Book to the Future: 1950s
Pick up your South West Reading Passport 2016: Book to the Future from your local library, read through the decades and win prizes from now until March 2017. Find out more on our Book to the Future blog post.
There are more suggestions in your passport, as well as on the South West Reading Passport website, but we’ve gathered a selection of books to get you started, either set in, or published in, the 1950s. You can also download a reading list here: 1950s
Chinua Achebe, Things Fall Apart. Published in 1958, this is the tragic tale of Okonkwo – the greatest warrior in West Africa, whose position in tribal society is threatened by European colonialism and his own inherent character flaws. This classic book was one of the first modern African novels in English to receive global critical acclaim, with Nelson Mandela calling Achebe “the writer in whose company prison walls fell down”.
Ray Bradbury Fahrenheit 451 .Fahrenheit 451 is the temperature at which book-paper catches fire and burns. Guy Montag is a fireman. His job is to burn books. Ray Bradbury’s 1953 novel stands alongside Orwell’s 1984 and Huxley’s Brave New World as a prophetic account of Western civilization’s enslavement by the media, drugs and conformity, and still has the power to dazzle and shock.
Truman Capote, Breakfast at Tiffany’s. Forget the Audrey Hepburn film – read the book! And meet Holly Golightly – a free-spirited, romantic girl about town with tousled blonde (yes, blonde) hair, dark glasses and chic black dresses whose exuberant personality hides a secret yearning. Written in 1958, Capote’s novella is a charming, wistful portrait of a woman who will capture your heart.
Graham Greene, The End of the Affair. Writing a review of this 1951 novel, Evelyn Waugh states that ‘Graham Greene has taken a domestic, romantic drama of the type of Brief Encounter and has transformed it in his own inimitable way’. Greene’s trademark themes of betrayal, guilt, sin and redemption are woven through this beautiful and moving account of a doomed affair. Read it and muse on what it is to be frail and human.
Ernest Hemingway, The Old Man and the Sea. Set in the Gulf Stream off the coast of Havana, Hemingway’s magnificent 1952 fable is the tale of an old man, a young boy and a giant fish. This story of heroic endeavour won Hemingway the Nobel Prize for Literature, and stands as a unique and timeless vision of the beauty and grief of man’s challenge to the elements.
Shirley Jackson, The Haunting of Hill House. The best-known of Shirley Jackson’s books, and the inspiration for writers such as Neil Gaiman and Stephen King, The Haunting of Hill House is a powerful work of slow-burning psychological horror. King has called this 1954 novel “as nearly perfect a haunted-house tale as I have ever read”.
Jack Kerouac, On the Road. On the Road swings to the rhythms of 1950s underground America as young and innocent Sal Paradise joins the slightly crazed Dean Moriarty on a breathless, exuberant ride back and forth across the United States. Their hedonistic search for release or fulfilment through drink, sex, drugs and jazz becomes an exploration of personal freedom and a test of the limits of the American Dream. Bob Dylan said the novel “changed my life like it changed everyone else’s”.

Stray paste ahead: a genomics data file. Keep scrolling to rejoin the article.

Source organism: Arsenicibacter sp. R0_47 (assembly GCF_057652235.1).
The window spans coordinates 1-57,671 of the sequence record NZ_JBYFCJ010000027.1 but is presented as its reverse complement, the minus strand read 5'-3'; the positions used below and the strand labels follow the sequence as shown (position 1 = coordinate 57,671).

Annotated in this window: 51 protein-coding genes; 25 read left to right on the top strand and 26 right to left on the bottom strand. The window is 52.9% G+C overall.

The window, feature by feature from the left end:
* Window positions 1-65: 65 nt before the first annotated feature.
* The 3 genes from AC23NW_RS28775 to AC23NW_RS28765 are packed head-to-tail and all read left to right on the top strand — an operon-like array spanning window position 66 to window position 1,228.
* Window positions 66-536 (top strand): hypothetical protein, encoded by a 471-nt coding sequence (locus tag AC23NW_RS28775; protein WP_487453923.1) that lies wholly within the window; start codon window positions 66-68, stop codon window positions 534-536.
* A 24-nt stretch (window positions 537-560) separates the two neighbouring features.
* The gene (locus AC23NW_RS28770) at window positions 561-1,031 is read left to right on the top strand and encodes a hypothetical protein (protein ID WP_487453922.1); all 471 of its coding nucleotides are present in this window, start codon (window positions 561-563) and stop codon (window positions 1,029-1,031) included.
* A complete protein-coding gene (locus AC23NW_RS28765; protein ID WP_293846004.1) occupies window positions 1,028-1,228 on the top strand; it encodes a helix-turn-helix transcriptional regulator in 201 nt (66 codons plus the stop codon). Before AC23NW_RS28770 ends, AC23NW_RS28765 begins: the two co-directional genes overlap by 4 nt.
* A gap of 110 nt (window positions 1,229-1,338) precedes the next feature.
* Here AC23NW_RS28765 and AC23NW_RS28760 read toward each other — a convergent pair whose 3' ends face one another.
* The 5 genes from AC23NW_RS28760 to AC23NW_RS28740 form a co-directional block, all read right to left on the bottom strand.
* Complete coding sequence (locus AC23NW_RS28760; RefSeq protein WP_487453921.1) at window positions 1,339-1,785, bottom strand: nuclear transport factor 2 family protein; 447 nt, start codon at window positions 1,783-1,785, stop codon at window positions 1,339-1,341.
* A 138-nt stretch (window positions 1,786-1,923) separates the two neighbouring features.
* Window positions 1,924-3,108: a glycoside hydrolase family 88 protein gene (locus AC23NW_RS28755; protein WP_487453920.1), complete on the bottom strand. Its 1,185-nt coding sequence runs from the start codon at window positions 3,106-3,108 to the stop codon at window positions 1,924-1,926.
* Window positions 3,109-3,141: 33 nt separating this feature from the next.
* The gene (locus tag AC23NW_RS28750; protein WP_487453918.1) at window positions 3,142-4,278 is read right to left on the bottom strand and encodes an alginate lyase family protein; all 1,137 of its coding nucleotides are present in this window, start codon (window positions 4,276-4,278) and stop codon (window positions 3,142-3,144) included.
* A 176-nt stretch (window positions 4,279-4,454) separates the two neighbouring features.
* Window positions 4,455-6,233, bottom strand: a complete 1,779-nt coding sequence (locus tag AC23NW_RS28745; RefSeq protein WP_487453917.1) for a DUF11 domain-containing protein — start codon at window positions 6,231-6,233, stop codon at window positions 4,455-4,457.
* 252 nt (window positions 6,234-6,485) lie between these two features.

Francoise Sagan, Bonjour Tristesse. Bonjour Tristesse scandalized 1950s France with its portrayal of teenager Cecile, a heroine who rejects conventional notions of love, marriage and responsibility in favour of her own sexual freedom. Written when she was in her late teens, Sagan paints a picture of a summer idyll brought to an end in tragic circumstances.
Nevil Shute, On the Beach. Nevil Shute’s most powerful novel – a bestseller for decades after its 1957 publication – is an unforgettable vision of a post-apocalyptic world. After a nuclear blast has destroyed most of the world the few remaining survivors are in Australia, awaiting the radioactive cloud which is heading their way, bringing with it certain death. But then an intermittent Morse Code signal is picked up from the United States – surely nobody could have survived the blast? A submarine is dispatched to investigate… terrifying and intensely moving, Shute’s novel is a remarkably convincing portrait of ordinary people facing a nightmare future.
Muriel Spark, Momenti Mori. ‘”Remember you must die” said the voice on the telephone’. Dame Lettie Colston is the first of her circle to receive these anonymous calls, and she does not wish to be reminded of her mortality, nor do her friends and family, who also begin to get similar calls. As the tension mounts, instances of adultery and blackmail surface, and the characters delight in the frailties of others. Spark’s 1959 novel was termed by the Sunday Telegraph ‘a hilarious farce and one of English literature’s most moving portraits of old age’.
Josephine Tey, The Daughter of Time. Inspector Alan Grant becomes fascinated with a contemporary portrait of Richard III that bears no resemblance to the hunchback villain of popular history. With the help of the British Museum, Grant delves into the background of this enigmatic figure and attempts to solve the mystery of who killed the Princes in the Tower. First published in 1951, a year before the author’s death, this mix of history and mystery makes a compelling read and will make you question your understanding of the Tudors.